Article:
Preparing Your Marriage for Parenthood
Everyone knows that a baby changes everything. Once the pregnancy test pops up with a plus sign, you are blindsided with the reality that your world will never be the same. While many couples prepare for marriage by going to premarital counseling, few couples plan ahead for the emotional and relational changes that come with parenthood.
With nearly half of all pregnancies unplanned,* several couples are thrown into the next stage of life without a warning. Even Mary only had 9 months to prepare for the birth of Jesus, and certainly, his delivery would be considered less than ideal compared to most birth plans today! Our culture idealizes this season of life as something to be wholly enjoyed and celebrated, but the reality of trying to navigate this uncharted territory can often lead to misunderstandings and frustrations.
In fact, 67% of couples experience a decrease in relational satisfaction after bringing the baby home.** Why is this? Do those sweet coos and chubby cheeks distract us from the demise of our otherwise perfect marriage? Of course not! As couples are confronted with new decisions, demands, and difficulties, it’s only natural to have conflict surface within the relationship. How a couple handles these challenges has a greater impact on their marriage than the actual milestone itself.
If you work together to empower your relationship, then welcoming a child can deepen the love and respect you already have for your spouse, revealing beautiful new facets of the life you share. Successfully transitioning into parenthood isn’t about avoiding challenges, but rather choosing to equip yourselves with the tools to handle them effectively.
Here are some ways in which you can prepare your marriage for parenthood:
1. Grieving Couplehood
It seems counterintuitive to talk about loss when you anticipate so much gain. But, the milestone of parenthood brings an end to an era of your life together as a child-free couple. Take time to reminisce about your journey together. Remember romantic times, spontaneous moments, and indulge yourselves in the luxury of a date night that doesn’t yet require a babysitter or a diaper bag. It’s normal and okay to be sad about giving up these freedoms, and it’s important to acknowledge that you will miss these moments in the future so you don’t feel resentment later. God gave humans the capacity to hold both gratitude and grief at the same time, so feel secure in embracing and expressing these feelings with your spouse.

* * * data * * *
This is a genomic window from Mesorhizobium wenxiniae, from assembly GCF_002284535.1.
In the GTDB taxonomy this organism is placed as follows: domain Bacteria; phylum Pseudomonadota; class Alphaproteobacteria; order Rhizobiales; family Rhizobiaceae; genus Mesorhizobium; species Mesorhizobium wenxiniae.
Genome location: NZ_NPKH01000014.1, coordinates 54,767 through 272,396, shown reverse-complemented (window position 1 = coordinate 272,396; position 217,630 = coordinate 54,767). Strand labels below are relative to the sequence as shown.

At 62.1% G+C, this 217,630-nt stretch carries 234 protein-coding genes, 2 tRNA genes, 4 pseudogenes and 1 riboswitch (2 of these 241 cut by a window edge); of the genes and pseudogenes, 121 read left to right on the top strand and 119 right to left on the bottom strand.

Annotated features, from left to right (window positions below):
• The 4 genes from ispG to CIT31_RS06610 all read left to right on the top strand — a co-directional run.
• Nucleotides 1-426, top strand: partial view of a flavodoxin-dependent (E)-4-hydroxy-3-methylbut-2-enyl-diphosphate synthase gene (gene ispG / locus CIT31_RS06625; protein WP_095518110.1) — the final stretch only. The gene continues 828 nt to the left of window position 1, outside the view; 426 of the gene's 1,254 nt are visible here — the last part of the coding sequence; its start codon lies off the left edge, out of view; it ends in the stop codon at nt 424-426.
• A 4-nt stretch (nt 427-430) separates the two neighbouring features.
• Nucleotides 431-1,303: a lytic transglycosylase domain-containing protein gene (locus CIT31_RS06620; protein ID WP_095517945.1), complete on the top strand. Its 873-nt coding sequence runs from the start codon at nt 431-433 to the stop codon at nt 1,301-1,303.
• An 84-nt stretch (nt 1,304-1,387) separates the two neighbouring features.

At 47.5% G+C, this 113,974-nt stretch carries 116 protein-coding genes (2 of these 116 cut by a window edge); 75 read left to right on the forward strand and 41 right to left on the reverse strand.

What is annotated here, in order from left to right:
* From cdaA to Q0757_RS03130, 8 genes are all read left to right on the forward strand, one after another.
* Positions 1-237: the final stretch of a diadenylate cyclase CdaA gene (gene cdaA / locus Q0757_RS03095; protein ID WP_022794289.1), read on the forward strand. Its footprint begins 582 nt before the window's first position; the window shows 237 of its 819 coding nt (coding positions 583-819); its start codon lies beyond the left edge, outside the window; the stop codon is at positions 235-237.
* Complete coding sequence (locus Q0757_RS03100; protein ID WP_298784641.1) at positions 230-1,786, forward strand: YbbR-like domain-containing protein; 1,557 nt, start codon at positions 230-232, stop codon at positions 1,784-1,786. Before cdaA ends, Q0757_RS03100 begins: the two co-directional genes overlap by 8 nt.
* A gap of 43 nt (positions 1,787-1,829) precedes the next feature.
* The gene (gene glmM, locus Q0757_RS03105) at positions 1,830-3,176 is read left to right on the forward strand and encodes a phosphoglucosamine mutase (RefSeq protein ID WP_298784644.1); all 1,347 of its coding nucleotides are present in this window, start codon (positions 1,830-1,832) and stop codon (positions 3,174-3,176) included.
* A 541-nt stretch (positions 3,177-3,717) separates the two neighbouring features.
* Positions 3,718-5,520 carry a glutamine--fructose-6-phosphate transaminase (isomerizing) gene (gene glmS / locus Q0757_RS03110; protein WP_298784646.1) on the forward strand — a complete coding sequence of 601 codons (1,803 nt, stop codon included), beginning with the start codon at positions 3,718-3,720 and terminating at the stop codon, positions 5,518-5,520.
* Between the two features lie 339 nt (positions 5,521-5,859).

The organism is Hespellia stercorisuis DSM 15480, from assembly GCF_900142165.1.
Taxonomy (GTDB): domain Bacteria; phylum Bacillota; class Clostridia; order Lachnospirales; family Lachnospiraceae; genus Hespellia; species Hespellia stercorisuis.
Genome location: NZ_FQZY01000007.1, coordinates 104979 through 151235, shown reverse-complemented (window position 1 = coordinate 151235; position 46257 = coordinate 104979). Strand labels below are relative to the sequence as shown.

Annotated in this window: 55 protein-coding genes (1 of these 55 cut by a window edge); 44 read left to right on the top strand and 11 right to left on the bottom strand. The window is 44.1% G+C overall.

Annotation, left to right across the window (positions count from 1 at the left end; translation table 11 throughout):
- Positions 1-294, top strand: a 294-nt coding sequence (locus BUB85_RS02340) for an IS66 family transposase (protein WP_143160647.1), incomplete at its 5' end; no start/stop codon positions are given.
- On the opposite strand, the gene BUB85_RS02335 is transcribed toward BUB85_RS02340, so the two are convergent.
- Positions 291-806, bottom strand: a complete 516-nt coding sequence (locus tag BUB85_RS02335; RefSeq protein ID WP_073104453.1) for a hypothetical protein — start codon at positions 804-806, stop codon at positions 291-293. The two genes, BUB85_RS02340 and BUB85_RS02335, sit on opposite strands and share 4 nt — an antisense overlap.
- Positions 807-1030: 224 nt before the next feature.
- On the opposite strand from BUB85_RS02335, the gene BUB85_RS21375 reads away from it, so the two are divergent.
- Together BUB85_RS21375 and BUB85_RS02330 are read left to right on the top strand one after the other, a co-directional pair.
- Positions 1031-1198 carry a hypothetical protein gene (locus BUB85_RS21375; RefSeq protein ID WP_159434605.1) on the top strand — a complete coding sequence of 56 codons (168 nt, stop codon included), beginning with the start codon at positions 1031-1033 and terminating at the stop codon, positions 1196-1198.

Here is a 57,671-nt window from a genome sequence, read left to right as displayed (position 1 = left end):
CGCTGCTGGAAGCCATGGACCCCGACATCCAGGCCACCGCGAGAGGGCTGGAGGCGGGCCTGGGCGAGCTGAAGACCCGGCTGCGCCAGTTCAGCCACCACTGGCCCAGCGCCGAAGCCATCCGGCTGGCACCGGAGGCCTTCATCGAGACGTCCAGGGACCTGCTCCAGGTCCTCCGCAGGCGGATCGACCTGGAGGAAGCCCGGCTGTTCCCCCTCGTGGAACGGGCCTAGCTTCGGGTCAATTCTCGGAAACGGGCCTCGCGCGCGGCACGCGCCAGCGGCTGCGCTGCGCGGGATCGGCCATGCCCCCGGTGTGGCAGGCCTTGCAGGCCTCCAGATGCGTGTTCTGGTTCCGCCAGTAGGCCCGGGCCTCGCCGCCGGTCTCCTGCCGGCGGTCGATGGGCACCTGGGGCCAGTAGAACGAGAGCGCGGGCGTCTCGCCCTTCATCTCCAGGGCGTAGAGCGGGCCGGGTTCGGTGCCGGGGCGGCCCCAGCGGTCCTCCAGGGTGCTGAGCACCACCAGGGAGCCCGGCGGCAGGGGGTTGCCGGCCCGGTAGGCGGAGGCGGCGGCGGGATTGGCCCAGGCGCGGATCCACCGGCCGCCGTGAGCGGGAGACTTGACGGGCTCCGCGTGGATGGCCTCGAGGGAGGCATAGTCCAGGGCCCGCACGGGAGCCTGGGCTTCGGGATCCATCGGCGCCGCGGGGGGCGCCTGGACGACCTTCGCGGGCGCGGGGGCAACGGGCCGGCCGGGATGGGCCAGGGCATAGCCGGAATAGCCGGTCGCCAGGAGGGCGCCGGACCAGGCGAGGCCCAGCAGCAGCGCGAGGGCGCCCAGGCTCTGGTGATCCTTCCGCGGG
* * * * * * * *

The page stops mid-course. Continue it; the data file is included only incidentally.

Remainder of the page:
2. Emotional Expectations
Adjusting to the transition from couple to family comes with many emotions, not all of which are accurately depicted in those dreamy Pampers commercials. It’s common for couples to worry about big topics like finances and sex when it comes to having a baby. But, what couples rarely anticipate are the tiny nuances between their attitudes, beliefs, and communications (verbally and nonverbally) that build up or tear down their spouse with each and every exchange. If you struggle with issues of trust or communication now, adding a baby to the mix will only intensify the existing strain. Work towards building a foundation of trust and commitment before the baby arrives so you can discover and enjoy new aspects of your identity as parents.
3. Share Roles and Decisions
Amidst the chaos of this tender season, a little teamwork can go a long way. Discussing your role and responsibilities as a mom or dad can help you create a good pattern for maintaining respect and compassion as you make decisions that affect your growing family. From baby merchandise to medical processes, you’re learning a lot in a short amount of time. It’s good to ask questions and seek counsel. It’s also good to remember that reading every mommy blog or baby book will still not tell you about your unique baby. God entrusted this new life to your care fully knowing your strengths as well as your weaknesses. Chaos doesn’t end once the baby arrives, so use this time to hone your decision-making skills as a couple.
4. Find Support
You are in a season of receiving. Whether you are bombarded with unsolicited advice or showered up to your eyeballs in cute onesies, having a baby brings well-intentioned people out of the woodwork. As the casseroles come and go, continue to ask others for what you truly need. Sometimes this means creating boundaries and asking for space and distance. Other times you may need overnight assistance or prayers for healing. People will naturally want to come hold your baby, but it may go unnoticed if you and your spouse are struggling. Don’t wait for a crisis to decide for you when to get help. You are loved and valued, and this season won’t last forever. Soon enough you’ll be the one offering new wisdom as a parent who has experienced true humility.
Change is inevitable. Fortunately, our immutable Creator gives us the opportunity to turn to Him for clear direction to take each step forward. As you prepare your relationship for anticipated changes, you can also strengthen your faith in His plan as you encounter surprises along the way.
*Guttmacher Institute. (2016). Retrieved from: http://www.guttmacherinstitute.org/sites/default/files/factsheet/fb-unintended-pregnancy-us_0.pdf
**Gottman, John M. and Julie Schwartz Gottman. 2006. 10 Lessons to Transform Your Marriage. New York, NY: Three Rivers Press
Emily Pardy (’00) is the founder of Ready Nest Counseling in Nashville, Tenn., where she lives with her husband (Josh Pardy, ’05) and four daughters. She is a licensed marriage and family therapist and one of the first in the country to be certified in perinatal mental health. Her own journey into motherhood led her to helping couples and individuals transition successfully through the life stages of conception, pregnancy, postpartum, infertility or loss. Ready Nest Counseling just launched a YouTube channel with resources for the perinatal life phase for anyone, anywhere.